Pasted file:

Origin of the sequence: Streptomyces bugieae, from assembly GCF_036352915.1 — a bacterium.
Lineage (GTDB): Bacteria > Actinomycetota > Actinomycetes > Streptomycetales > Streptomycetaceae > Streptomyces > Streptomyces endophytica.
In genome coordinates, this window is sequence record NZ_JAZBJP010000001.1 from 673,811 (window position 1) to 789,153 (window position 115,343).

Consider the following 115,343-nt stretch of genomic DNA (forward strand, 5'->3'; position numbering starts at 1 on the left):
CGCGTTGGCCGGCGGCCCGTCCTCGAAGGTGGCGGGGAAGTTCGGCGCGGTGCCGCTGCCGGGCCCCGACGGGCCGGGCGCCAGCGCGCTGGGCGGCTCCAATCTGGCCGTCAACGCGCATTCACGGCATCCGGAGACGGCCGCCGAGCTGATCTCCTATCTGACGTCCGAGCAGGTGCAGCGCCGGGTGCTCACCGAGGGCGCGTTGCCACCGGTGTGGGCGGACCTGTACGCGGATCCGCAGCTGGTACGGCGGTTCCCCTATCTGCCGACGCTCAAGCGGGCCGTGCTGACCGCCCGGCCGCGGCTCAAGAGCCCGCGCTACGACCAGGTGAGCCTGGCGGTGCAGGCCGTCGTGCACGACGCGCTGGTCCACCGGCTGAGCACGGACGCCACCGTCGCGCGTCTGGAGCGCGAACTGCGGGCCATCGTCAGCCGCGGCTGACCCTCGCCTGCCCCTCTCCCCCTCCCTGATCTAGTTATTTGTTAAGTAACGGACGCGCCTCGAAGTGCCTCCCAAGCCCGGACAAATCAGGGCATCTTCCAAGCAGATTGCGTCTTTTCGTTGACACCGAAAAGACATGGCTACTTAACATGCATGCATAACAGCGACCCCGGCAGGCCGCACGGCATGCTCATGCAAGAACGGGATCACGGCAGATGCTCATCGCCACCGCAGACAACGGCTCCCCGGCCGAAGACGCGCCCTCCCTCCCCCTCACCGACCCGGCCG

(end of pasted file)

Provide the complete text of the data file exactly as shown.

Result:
Origin of the sequence: Streptomyces bugieae, from assembly GCF_036352915.1 — a bacterium.
Lineage (GTDB): Bacteria > Actinomycetota > Actinomycetes > Streptomycetales > Streptomycetaceae > Streptomyces > Streptomyces endophytica.
In genome coordinates, this window is sequence record NZ_JAZBJP010000001.1 from 673,811 (window position 1) to 789,153 (window position 115,343).

Consider the following 115,343-nt stretch of genomic DNA (forward strand, 5'->3'; position numbering starts at 1 on the left):
CGCGTTGGCCGGCGGCCCGTCCTCGAAGGTGGCGGGGAAGTTCGGCGCGGTGCCGCTGCCGGGCCCCGACGGGCCGGGCGCCAGCGCGCTGGGCGGCTCCAATCTGGCCGTCAACGCGCATTCACGGCATCCGGAGACGGCCGCCGAGCTGATCTCCTATCTGACGTCCGAGCAGGTGCAGCGCCGGGTGCTCACCGAGGGCGCGTTGCCACCGGTGTGGGCGGACCTGTACGCGGATCCGCAGCTGGTACGGCGGTTCCCCTATCTGCCGACGCTCAAGCGGGCCGTGCTGACCGCCCGGCCGCGGCTCAAGAGCCCGCGCTACGACCAGGTGAGCCTGGCGGTGCAGGCCGTCGTGCACGACGCGCTGGTCCACCGGCTGAGCACGGACGCCACCGTCGCGCGTCTGGAGCGCGAACTGCGGGCCATCGTCAGCCGCGGCTGACCCTCGCCTGCCCCTCTCCCCCTCCCTGATCTAGTTATTTGTTAAGTAACGGACGCGCCTCGAAGTGCCTCCCAAGCCCGGACAAATCAGGGCATCTTCCAAGCAGATTGCGTCTTTTCGTTGACACCGAAAAGACATGGCTACTTAACATGCATGCATAACAGCGACCCCGGCAGGCCGCACGGCATGCTCATGCAAGAACGGGATCACGGCAGATGCTCATCGCCACCGCAGACAACGGCTCCCCGGCCGAAGACGCGCCCTCCCTCCCCCTCACCGACCCGGCCG